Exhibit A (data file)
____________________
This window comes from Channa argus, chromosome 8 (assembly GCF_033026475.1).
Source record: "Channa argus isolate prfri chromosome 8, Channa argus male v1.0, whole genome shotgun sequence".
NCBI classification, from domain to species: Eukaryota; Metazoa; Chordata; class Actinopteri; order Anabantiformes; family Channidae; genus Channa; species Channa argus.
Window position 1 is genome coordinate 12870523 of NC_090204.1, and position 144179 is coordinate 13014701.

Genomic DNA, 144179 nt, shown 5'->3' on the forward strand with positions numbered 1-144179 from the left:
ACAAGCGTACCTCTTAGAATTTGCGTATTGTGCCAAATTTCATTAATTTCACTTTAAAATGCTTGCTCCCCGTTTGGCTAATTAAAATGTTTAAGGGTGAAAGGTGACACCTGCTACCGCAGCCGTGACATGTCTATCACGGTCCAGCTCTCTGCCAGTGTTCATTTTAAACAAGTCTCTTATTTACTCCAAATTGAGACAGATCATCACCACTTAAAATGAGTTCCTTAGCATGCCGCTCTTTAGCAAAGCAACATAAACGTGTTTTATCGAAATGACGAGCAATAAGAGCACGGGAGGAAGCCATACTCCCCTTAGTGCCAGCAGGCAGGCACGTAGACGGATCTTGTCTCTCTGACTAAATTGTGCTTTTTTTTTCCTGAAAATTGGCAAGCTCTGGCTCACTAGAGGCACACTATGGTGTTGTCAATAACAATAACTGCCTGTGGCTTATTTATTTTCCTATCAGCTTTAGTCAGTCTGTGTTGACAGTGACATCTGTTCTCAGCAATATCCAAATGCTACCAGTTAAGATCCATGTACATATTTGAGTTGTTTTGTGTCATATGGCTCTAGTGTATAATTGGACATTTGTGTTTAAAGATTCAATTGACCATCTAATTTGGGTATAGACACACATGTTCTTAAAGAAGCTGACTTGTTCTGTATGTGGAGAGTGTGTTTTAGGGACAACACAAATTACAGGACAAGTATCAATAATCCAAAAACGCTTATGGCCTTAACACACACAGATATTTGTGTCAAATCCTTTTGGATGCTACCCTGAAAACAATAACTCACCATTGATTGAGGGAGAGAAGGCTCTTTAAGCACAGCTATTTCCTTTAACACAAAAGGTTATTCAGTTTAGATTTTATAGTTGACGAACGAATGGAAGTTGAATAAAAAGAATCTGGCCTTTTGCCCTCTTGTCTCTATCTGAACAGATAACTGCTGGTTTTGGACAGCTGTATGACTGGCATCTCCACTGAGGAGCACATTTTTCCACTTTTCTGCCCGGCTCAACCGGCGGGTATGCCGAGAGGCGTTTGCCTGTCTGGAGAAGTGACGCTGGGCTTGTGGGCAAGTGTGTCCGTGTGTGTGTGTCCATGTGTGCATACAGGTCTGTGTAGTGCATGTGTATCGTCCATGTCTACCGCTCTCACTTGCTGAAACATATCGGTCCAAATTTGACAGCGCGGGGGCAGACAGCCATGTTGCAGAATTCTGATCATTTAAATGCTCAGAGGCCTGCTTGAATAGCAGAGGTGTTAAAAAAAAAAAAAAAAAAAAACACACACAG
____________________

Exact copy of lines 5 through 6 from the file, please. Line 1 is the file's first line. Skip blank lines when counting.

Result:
Genomic DNA, 144179 nt, shown 5'->3' on the forward strand with positions numbered 1-144179 from the left:
ACAAGCGTACCTCTTAGAATTTGCGTATTGTGCCAAATTTCATTAATTTCACTTTAAAATGCTTGCTCCCCGTTTGGCTAATTAAAATGTTTAAGGGTGAAAGGTGACACCTGCTACCGCAGCCGTGACATGTCTATCACGGTCCAGCTCTCTGCCAGTGTTCATTTTAAACAAGTCTCTTATTTACTCCAAATTGAGACAGATCATCACCACTTAAAATGAGTTCCTTAGCATGCCGCTCTTTAGCAAAGCAACATAAACGTGTTTTATCGAAATGACGAGCAATAAGAGCACGGGAGGAAGCCATACTCCCCTTAGTGCCAGCAGGCAGGCACGTAGACGGATCTTGTCTCTCTGACTAAATTGTGCTTTTTTTTTCCTGAAAATTGGCAAGCTCTGGCTCACTAGAGGCACACTATGGTGTTGTCAATAACAATAACTGCCTGTGGCTTATTTATTTTCCTATCAGCTTTAGTCAGTCTGTGTTGACAGTGACATCTGTTCTCAGCAATATCCAAATGCTACCAGTTAAGATCCATGTACATATTTGAGTTGTTTTGTGTCATATGGCTCTAGTGTATAATTGGACATTTGTGTTTAAAGATTCAATTGACCATCTAATTTGGGTATAGACACACATGTTCTTAAAGAAGCTGACTTGTTCTGTATGTGGAGAGTGTGTTTTAGGGACAACACAAATTACAGGACAAGTATCAATAATCCAAAAACGCTTATGGCCTTAACACACACAGATATTTGTGTCAAATCCTTTTGGATGCTACCCTGAAAACAATAACTCACCATTGATTGAGGGAGAGAAGGCTCTTTAAGCACAGCTATTTCCTTTAACACAAAAGGTTATTCAGTTTAGATTTTATAGTTGACGAACGAATGGAAGTTGAATAAAAAGAATCTGGCCTTTTGCCCTCTTGTCTCTATCTGAACAGATAACTGCTGGTTTTGGACAGCTGTATGACTGGCATCTCCACTGAGGAGCACATTTTTCCACTTTTCTGCCCGGCTCAACCGGCGGGTATGCCGAGAGGCGTTTGCCTGTCTGGAGAAGTGACGCTGGGCTTGTGGGCAAGTGTGTCCGTGTGTGTGTGTCCATGTGTGCATACAGGTCTGTGTAGTGCATGTGTATCGTCCATGTCTACCGCTCTCACTTGCTGAAACATATCGGTCCAAATTTGACAGCGCGGGGGCAGACAGCCATGTTGCAGAATTCTGATCATTTAAATGCTCAGAGGCCTGCTTGAATAGCAGAGGTGTTAAAAAAAAAAAAAAAAAAAAACACACACAG